On April 20, 16-year-old Ma’Khia Bryant was fatally shot by Ohio, Columbus police officer Nicholas Reardon. The shooting has led to protests in Ohio and sparked nationwide outrage. The teen’s funeral procession — held in the city of Columbus — has prompted more calls for change to policing.
On Friday (April 30), funeral services were held for the Black teen at the First Church of God in Columbus. She was a high school honor roll student and a “sweet child,” according to Paula Bryant, Ma’Khia’s aunt.
Bryant was fatally shot outside of the foster home she lived in, after Reardon responded to a 911 dispatch call. Officers were dispatched after receiving a call of an attempted stabbing in the 3100 block of Legion Lane. Paula Bryant said Ma’Khia called police because girls were outside of the house fighting. Body camera footage shows Reardon approaching the driveway where the fight took place, before yelling “Get down.” Four shots were fired at Bryant.
Breonna Taylor’s mother, Tamika Palmer, was in attendance at the funeral and received a standing ovation.
During services, which lasted more than 90 minutes, Bishop Clarke passionately delivered a eulogy toward the end.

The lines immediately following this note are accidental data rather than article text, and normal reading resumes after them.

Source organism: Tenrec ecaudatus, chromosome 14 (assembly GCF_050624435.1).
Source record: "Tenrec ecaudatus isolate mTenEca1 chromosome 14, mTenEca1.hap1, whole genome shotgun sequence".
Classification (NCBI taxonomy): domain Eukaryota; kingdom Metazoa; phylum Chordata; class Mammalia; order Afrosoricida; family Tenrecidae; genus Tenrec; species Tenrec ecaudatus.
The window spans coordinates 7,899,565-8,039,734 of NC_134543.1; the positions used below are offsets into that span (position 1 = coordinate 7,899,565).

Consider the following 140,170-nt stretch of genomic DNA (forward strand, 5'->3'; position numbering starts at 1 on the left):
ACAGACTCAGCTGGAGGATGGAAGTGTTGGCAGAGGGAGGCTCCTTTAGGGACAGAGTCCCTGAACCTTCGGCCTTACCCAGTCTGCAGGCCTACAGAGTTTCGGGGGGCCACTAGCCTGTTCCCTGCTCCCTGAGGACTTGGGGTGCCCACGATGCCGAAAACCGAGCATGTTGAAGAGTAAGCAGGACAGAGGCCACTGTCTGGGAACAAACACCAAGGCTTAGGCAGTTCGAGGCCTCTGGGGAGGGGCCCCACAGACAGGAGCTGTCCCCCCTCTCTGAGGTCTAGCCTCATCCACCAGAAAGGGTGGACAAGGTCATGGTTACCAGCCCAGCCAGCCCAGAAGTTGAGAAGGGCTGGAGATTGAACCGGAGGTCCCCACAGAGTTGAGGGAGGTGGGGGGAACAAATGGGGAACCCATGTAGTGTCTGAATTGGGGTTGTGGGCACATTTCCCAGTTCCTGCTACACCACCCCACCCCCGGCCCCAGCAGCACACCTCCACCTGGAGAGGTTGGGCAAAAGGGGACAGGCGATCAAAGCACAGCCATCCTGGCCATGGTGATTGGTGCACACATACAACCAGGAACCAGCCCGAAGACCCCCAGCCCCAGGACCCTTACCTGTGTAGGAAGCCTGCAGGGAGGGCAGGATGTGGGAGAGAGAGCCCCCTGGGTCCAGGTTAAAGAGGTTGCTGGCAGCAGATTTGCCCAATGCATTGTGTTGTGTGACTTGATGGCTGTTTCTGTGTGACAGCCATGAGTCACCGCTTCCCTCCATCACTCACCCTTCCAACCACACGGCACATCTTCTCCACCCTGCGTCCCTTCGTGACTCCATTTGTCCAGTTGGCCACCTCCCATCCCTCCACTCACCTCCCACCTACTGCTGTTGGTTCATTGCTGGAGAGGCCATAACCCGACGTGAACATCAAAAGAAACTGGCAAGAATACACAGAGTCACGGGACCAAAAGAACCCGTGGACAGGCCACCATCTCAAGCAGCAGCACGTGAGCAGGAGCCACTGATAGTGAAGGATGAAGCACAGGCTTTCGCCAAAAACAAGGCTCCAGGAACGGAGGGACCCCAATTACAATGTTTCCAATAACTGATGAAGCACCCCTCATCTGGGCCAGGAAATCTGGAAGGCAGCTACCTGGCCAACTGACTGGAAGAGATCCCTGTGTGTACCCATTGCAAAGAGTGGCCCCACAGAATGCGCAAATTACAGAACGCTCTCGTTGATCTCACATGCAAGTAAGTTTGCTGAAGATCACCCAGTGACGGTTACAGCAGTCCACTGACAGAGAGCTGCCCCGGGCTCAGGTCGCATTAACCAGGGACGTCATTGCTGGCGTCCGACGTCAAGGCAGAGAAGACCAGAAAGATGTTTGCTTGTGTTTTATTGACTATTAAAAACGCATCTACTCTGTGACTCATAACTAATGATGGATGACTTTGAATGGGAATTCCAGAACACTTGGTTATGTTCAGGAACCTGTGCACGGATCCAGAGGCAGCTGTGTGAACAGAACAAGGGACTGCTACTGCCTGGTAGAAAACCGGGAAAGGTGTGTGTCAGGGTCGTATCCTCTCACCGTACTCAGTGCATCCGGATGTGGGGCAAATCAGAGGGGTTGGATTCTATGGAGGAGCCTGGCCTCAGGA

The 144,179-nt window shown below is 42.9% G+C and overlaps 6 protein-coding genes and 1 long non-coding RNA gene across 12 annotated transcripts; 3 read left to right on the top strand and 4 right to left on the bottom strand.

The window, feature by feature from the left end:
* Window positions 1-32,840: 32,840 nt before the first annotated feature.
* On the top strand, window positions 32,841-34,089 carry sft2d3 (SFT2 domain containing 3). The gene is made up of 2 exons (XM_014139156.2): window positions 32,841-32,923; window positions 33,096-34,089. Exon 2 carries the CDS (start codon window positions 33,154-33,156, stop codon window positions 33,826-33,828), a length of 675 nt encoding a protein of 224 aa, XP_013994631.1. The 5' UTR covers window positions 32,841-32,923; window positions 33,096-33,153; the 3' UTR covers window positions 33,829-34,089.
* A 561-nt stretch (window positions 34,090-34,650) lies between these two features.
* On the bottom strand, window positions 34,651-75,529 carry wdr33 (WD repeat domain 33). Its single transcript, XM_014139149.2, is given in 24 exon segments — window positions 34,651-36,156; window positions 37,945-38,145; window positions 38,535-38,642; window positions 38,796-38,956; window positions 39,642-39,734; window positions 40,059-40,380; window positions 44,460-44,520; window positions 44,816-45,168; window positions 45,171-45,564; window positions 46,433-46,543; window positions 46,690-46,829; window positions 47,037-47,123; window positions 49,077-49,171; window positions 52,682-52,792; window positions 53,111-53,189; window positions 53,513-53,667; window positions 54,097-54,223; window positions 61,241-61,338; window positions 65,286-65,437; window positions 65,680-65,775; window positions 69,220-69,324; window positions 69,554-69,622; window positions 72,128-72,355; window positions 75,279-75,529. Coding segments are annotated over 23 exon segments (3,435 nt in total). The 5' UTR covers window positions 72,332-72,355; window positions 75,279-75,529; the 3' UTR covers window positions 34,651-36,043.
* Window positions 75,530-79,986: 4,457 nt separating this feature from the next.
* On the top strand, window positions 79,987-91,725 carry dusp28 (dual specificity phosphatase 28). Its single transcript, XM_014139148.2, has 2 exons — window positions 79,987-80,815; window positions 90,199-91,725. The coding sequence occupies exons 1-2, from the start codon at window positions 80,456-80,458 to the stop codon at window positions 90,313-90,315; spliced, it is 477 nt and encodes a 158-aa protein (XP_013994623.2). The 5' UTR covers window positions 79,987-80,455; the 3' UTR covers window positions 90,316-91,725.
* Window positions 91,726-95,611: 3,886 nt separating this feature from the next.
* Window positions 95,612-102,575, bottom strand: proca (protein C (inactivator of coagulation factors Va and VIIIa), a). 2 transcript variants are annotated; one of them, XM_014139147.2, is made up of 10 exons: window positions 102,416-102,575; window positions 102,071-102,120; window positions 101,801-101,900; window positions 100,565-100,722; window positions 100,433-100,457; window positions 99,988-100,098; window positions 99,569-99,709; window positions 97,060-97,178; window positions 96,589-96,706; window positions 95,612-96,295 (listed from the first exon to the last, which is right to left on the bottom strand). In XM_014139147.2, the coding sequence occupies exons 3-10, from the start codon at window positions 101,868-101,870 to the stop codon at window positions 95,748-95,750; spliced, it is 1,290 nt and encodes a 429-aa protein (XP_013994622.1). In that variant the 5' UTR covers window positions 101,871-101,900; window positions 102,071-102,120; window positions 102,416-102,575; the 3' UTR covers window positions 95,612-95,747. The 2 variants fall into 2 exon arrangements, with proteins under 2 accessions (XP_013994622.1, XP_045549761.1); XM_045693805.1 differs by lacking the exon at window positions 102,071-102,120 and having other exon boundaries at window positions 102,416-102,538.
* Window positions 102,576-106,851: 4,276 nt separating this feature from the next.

“We’ll bring Ma’Khia back when police training changes,” Clark said. “We’ll get Ma’Khia back when we value one another and when we respect one another. We’ll get Ma’Khia back when we learn to work together. Ma’Khia is worth grieving. She is worth missing. She is worth crying over. She is worth it.”
Also in attendance for the funeral was the late Breonna Taylor’s mother, who lost her life due to a wrongfully-done Louisville police raid in 2020, Columbus City Council member Priscilla Tyson and by request of the church, Columbus police.
The need for change was evident throughout the service and avoiding this type of proceedings to reoccur.
“We don’t need to lose any more of our babies,” minister Susan Smith of Columbus said. “Not another baby in this city, not another baby in our community.”
The family’s attorney will launch his own investigation for the teen’s death, stating “[city] bureaucracy ill-equipped to protect.”